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Odisha: IIIT-B’s reskilling initiative

The state government-funded International Institute of Information Technology (IIIT)-Bhubaneswar is set to offer specially designed industry-oriented skilling programmes for unemployed graduate engineers domiciled in Odisha, from this month (July) onwards. 

“With a skilling and training timeframe of 150 hours spread over two months, the programme is designed to equip graduate engineers with quantitative, qualitative and soft skills,” said A.P. Padhi, chief secretary of the Odisha government, addressing the media in Bhubaneswar on June 27.

IIIT-B’s employability programme is priced at Rs.6,000, of which the state government will contribute Rs.3,000.


Uttar Pradesh

Curbing proxy teachers drive

The state education ministry has issued a circular directing government primary schools statewide to display photographs of their teachers on notice boards from the start of the new academic year (July).

“According to government sources, the (June 16) circular has been prompted by complaints of teachers sending proxies to take classes,” said Sanjay Kushwaha, basic shiksha adhikari. “The photographs will make children’s guardians aware of the identity of their children’s class teachers. Now, parents will be better positioned to raise an alarm if a teacher plays truant,” he said.

Last year, the Union human resource development ministry had issued a circular to several state governments, including Uttar Pradesh, to take stringent measures to curb teacher truancy.


Siblings disrobing atrocity

The principal and a teacher of the privately promoted B.R. Education Academy in Sikraula village of Begusarai district were arrested for allegedly disrobing two sisters — class I-II students of the school — of their uniforms for which their parents had failed to pay on time.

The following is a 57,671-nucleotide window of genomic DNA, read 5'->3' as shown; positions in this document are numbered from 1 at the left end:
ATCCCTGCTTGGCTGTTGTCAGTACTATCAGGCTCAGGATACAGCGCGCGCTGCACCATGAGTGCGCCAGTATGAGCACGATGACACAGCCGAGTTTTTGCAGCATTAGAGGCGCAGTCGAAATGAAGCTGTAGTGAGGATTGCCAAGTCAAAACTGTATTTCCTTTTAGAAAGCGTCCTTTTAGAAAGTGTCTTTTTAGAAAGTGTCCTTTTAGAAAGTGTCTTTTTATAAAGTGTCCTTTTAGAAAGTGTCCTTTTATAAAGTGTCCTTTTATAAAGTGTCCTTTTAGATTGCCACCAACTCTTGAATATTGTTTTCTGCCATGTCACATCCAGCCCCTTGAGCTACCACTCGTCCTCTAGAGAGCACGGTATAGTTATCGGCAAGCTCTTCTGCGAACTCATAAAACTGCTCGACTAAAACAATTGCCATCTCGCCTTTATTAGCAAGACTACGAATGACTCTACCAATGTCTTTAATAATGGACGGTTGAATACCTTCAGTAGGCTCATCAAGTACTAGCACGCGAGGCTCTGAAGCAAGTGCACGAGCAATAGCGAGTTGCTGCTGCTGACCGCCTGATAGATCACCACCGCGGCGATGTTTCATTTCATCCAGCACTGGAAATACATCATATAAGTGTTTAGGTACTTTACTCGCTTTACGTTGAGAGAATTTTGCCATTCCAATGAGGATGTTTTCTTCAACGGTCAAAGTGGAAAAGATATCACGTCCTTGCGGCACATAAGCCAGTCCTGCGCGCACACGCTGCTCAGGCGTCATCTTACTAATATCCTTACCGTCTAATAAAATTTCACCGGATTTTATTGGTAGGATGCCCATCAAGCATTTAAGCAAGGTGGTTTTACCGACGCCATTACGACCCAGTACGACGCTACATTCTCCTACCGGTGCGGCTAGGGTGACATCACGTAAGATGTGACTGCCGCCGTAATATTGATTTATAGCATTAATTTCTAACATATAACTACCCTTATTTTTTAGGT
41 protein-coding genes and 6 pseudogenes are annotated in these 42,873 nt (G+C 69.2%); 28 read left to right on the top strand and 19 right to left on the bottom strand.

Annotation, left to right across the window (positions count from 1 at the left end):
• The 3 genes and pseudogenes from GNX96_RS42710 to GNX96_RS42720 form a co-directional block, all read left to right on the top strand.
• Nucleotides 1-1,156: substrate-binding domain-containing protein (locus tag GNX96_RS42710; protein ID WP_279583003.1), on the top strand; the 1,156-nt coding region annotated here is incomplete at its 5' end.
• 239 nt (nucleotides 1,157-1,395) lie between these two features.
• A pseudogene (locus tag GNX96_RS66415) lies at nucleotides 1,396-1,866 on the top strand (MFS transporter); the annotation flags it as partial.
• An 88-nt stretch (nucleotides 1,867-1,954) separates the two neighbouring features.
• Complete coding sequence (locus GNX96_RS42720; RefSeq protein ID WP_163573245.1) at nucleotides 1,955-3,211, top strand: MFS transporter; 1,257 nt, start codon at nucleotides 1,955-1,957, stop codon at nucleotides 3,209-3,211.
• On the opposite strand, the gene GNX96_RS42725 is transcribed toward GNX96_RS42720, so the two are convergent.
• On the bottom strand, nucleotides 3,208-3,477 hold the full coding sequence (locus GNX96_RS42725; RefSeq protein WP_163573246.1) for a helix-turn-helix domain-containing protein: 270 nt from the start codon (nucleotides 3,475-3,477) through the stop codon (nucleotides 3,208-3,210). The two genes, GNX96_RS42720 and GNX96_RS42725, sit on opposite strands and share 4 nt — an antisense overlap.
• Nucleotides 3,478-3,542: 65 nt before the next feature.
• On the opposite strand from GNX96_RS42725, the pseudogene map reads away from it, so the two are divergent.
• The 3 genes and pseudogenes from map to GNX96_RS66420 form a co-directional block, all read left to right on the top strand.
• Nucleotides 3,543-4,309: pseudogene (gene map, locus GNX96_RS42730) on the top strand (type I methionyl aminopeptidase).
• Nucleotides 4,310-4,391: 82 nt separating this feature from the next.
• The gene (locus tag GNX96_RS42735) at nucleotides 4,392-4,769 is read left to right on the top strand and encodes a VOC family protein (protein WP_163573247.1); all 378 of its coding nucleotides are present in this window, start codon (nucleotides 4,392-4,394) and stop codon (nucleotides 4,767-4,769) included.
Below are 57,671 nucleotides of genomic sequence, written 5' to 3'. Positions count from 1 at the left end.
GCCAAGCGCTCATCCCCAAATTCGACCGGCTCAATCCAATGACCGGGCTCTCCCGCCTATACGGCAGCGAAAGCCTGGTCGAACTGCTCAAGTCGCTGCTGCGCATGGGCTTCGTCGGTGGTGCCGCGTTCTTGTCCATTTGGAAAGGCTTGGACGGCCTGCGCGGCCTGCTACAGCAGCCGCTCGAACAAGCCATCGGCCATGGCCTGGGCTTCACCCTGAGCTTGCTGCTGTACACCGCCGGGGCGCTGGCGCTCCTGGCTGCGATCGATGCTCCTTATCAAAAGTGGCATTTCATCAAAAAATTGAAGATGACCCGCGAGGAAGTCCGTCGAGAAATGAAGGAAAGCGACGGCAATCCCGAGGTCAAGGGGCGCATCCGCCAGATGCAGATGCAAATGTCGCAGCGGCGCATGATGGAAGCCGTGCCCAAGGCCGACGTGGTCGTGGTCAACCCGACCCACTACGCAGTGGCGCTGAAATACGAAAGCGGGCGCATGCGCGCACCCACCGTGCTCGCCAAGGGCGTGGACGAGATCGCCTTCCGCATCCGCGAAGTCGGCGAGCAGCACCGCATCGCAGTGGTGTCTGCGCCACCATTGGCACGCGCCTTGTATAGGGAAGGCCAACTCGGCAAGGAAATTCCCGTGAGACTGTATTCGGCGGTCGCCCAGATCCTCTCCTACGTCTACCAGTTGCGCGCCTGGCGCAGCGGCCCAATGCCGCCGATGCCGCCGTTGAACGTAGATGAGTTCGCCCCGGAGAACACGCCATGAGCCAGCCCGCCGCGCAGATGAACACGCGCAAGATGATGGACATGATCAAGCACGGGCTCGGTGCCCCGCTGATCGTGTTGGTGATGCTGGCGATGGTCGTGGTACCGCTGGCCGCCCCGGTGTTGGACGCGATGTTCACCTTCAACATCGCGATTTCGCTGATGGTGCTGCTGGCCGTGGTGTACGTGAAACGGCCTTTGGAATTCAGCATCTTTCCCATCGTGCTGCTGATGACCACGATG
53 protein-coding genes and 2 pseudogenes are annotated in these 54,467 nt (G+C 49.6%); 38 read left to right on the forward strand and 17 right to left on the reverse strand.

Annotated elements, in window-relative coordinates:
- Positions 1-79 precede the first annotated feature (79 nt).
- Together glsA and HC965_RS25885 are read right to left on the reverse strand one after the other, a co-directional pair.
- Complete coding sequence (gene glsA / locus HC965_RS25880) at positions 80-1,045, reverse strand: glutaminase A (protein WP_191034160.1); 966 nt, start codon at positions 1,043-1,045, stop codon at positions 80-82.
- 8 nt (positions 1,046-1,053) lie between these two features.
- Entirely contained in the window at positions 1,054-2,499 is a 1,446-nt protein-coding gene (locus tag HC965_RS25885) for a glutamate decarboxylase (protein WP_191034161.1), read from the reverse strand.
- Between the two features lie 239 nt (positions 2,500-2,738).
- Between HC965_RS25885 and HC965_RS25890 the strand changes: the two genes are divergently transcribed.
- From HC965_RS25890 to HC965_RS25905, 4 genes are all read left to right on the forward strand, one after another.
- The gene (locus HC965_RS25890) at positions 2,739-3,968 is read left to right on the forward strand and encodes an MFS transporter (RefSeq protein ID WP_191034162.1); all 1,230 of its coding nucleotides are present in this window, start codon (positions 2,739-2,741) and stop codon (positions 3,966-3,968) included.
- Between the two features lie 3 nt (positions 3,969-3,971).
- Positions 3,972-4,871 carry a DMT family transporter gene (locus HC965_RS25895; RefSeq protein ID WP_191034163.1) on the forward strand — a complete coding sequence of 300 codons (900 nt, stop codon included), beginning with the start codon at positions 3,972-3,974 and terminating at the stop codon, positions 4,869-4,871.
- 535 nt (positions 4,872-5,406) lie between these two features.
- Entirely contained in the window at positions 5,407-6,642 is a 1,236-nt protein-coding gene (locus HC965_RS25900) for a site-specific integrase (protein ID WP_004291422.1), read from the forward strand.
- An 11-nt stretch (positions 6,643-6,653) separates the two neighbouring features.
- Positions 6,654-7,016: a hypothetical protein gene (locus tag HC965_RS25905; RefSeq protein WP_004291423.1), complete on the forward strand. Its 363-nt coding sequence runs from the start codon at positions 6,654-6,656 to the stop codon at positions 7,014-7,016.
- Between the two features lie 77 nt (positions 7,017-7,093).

Addressing the media in Begusarai on June 17, sub-divisional police officer Rajesh Kumar said Chunchun Saha, father of the siblings, had complained that when he went to pick up his daughters after school, a lady teacher asked him to deposit the price of their uniforms at that very instant. When the complainant pleaded for more time, the teacher disrobed his daughters in full public view and evicted them from the school. Based on the complaint, the police registered an FIR (first information report).

According to Saha, when he complained to the school principal, she denied any such incident. The state’s education minister Ashok Choudhary has described the incident as “insensitive” and promised stern action against the school principal and teacher.


Jammu & Kashmir
Teachers’ pay protest

Primary school teachers implementing the Sarva Shiksha Abhiyaan (SSA, ‘education for all’) programme in the state, staged a protest before Srinagar’s Press Enclave on June 5 against the state government’s delay in disbursing salaries. 

“On the floor of the house, the finance minister Haseeb Drabu had promised that disbursement of salaries for SSA teachers would be delinked from the Central pool and will be released by the state government on a monthly basis from April this year. But these promises have fallen flat as we have not received our salaries for the past five months,” said a spokesperson for the protesting teachers.


New Delhi
Sexist analogy row

An undergraduate textbook titled Basic Business Communication published by S. Chand & Sons for B.Com (Hons) students, has provoked outrage on social media.

The textbook authored by Prof. C.B. Gupta, opines that “email messages should be like skirts — short enough to be interesting and long enough to cover all the vital points”. This analogy was widely denounced by academics and feminists as “sexist” and “unacceptable”.

Expressing regret for hurting public sentiment, Prof. Gupta said the analogy was sourced from a foreign book. “I have deleted the statement from my book. I will also advise the publishers to do so before they publish the latest edition,” Gupta informed media in Delhi on June 7.


Teacher recruitment scandal

Show cause notices were issued to 23 contract teachers after gross irregularities in the selection process of several constituent colleges of Punjabi University were discovered. The notices were issued after an enquiry conducted by a high-powered committee, said Anurag Verma, secretary (higher education) of the state government and officiating vice chancellor of the university, on June 7.

The enquiry report revealed wide divergences in the marks awarded in the academic record and research performance (ARRP), and interview to the 17 contract teachers. 

“They were unjustifiably awarded more marks in the interview than the ARRP,” said Verma.

Paromita Sengupta with bureau inputs 

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